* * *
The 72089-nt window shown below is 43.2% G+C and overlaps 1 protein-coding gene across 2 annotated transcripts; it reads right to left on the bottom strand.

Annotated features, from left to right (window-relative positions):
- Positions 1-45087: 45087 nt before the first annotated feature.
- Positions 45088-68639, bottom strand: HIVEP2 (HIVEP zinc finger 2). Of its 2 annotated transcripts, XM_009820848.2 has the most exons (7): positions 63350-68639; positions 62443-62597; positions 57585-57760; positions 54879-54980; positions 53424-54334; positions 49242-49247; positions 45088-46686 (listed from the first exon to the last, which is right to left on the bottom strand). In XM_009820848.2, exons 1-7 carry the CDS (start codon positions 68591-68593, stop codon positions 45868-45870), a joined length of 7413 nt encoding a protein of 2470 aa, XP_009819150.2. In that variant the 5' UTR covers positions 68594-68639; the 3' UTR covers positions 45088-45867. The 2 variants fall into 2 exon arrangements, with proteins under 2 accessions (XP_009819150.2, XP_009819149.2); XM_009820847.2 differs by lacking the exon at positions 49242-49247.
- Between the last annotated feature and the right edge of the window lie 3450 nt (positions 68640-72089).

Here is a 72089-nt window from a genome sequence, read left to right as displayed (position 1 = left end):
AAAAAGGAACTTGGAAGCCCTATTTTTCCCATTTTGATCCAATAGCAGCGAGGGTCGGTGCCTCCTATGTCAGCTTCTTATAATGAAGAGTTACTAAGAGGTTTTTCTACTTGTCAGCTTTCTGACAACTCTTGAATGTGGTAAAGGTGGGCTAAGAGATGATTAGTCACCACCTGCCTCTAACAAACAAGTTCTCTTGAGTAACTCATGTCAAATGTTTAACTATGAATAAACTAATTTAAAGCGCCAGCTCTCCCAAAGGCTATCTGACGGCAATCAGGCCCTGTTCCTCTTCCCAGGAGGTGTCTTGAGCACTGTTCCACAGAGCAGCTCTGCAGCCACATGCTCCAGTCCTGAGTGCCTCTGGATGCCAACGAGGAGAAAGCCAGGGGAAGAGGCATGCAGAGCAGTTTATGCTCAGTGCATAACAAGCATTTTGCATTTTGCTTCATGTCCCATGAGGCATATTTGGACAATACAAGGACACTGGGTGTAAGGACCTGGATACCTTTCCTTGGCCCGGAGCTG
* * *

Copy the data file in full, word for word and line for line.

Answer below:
The 72089-nt window shown below is 43.2% G+C and overlaps 1 protein-coding gene across 2 annotated transcripts; it reads right to left on the bottom strand.

Annotated features, from left to right (window-relative positions):
- Positions 1-45087: 45087 nt before the first annotated feature.
- Positions 45088-68639, bottom strand: HIVEP2 (HIVEP zinc finger 2). Of its 2 annotated transcripts, XM_009820848.2 has the most exons (7): positions 63350-68639; positions 62443-62597; positions 57585-57760; positions 54879-54980; positions 53424-54334; positions 49242-49247; positions 45088-46686 (listed from the first exon to the last, which is right to left on the bottom strand). In XM_009820848.2, exons 1-7 carry the CDS (start codon positions 68591-68593, stop codon positions 45868-45870), a joined length of 7413 nt encoding a protein of 2470 aa, XP_009819150.2. In that variant the 5' UTR covers positions 68594-68639; the 3' UTR covers positions 45088-45867. The 2 variants fall into 2 exon arrangements, with proteins under 2 accessions (XP_009819150.2, XP_009819149.2); XM_009820847.2 differs by lacking the exon at positions 49242-49247.
- Between the last annotated feature and the right edge of the window lie 3450 nt (positions 68640-72089).

Here is a 72089-nt window from a genome sequence, read left to right as displayed (position 1 = left end):
AAAAAGGAACTTGGAAGCCCTATTTTTCCCATTTTGATCCAATAGCAGCGAGGGTCGGTGCCTCCTATGTCAGCTTCTTATAATGAAGAGTTACTAAGAGGTTTTTCTACTTGTCAGCTTTCTGACAACTCTTGAATGTGGTAAAGGTGGGCTAAGAGATGATTAGTCACCACCTGCCTCTAACAAACAAGTTCTCTTGAGTAACTCATGTCAAATGTTTAACTATGAATAAACTAATTTAAAGCGCCAGCTCTCCCAAAGGCTATCTGACGGCAATCAGGCCCTGTTCCTCTTCCCAGGAGGTGTCTTGAGCACTGTTCCACAGAGCAGCTCTGCAGCCACATGCTCCAGTCCTGAGTGCCTCTGGATGCCAACGAGGAGAAAGCCAGGGGAAGAGGCATGCAGAGCAGTTTATGCTCAGTGCATAACAAGCATTTTGCATTTTGCTTCATGTCCCATGAGGCATATTTGGACAATACAAGGACACTGGGTGTAAGGACCTGGATACCTTTCCTTGGCCCGGAGCTG